Peter’s Take is a weekly opinion column. The views and opinions expressed in this column are those of the author and do not necessarily reflect the views of ARLnow.com.
Last Friday, ARLnow.com posted a story that the Federal Aviation Administration (FAA) is considering “a policy change that would lower the maximum allowable building heights near airports.”
That story mentioned a new bill proposed by Rep. Jim Moran and Congressional co-sponsors that would require the FAA to adopt its new building height restrictions through a “standard rulemaking procedure” rather than through a “proposed policy.” The difference between these two alternatives is that the standard rulemaking procedure involves consideration of more factors and evidence than the proposed policy approach.
Regardless of which procedure the FAA ultimately has to follow, it is not clear from either the ARLnow.com story or from the FAA formal announcement precisely what the FAA’s new height limitations will be, nor which geographic areas of Arlington will be subject to them.
But, it is clear that the Aquatics Center site at Long Bridge Park is directly in the airport’s flight path. Therefore, there is a reasonable possibility that the height of the roof of the currently-proposed design for the Aquatics Center — a height needed to accommodate the King’s Dominion-style water slide — will have to be lowered to meet the FAA’s proposed new height restrictions.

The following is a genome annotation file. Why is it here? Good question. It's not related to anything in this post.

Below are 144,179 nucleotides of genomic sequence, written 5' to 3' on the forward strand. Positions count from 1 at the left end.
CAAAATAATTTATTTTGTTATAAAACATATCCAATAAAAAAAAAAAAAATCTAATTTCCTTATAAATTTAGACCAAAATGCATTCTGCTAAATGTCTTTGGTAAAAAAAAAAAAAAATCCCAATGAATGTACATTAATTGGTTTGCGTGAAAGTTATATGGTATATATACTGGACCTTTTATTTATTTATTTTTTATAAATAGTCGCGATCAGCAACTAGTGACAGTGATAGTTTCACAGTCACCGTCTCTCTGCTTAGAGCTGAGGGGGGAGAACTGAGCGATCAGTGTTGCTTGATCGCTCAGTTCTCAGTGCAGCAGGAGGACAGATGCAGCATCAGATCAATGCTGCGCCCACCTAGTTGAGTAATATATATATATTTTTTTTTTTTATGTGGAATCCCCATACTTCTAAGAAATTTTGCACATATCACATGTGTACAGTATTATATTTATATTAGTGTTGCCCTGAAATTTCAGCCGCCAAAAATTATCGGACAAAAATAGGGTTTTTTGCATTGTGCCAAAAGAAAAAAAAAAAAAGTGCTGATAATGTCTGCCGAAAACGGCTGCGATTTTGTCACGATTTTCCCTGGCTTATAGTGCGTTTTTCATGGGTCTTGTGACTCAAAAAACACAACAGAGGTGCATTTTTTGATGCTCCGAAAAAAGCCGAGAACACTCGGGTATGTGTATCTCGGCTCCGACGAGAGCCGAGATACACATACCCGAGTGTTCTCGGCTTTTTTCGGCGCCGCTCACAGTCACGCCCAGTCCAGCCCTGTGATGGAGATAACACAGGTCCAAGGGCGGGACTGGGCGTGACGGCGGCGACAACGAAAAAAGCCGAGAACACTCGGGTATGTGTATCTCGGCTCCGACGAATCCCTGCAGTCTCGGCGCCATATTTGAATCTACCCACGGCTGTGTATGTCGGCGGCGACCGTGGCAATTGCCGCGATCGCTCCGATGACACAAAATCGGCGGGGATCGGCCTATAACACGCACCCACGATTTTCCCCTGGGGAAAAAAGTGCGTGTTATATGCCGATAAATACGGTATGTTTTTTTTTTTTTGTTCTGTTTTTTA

Given the FAA’s commitment to lower its height restrictions, it would be irresponsible for Arlington to proceed to a bid process for construction of the Aquatics Center without a binding agreement with the FAA that Arlington’s final design for this facility has FAA approval.
To the best of my knowledge, Arlington County does not have such a binding agreement with the FAA. If the FAA refuses to provide Arlington with such an agreement, the FAA’s refusal ought to be yet another reason to scale back the current Aquatics Center design. With so many other competing priorities, like the schools capacity crisis, “the community does not ‘need’ this gold-plated Aquatics Center, and we should not move forward with it even if we could do so within the whopping $80 million price tag we thought it would cost” as recently as last year.
Moreover, the continually-escalating construction costs for the current Aquatics Center design (now well north of $80 million) will be followed by the even more rapidly escalating annual operating costs of the current design (up from $450,000 per year only thre years ago to $3.8 million per year at last count).
The current Aquatics Center design is fundamentally flawed because it contains too many extravagant features. It’s time substantially to scale back the current design, and develop a new design for a sensible pool and recreation center at Long Bridge Park.
Peter Rousselot is a former member of the Central Committee of the Democratic Party of Virginia and former chair of the Arlington County Democratic Committee.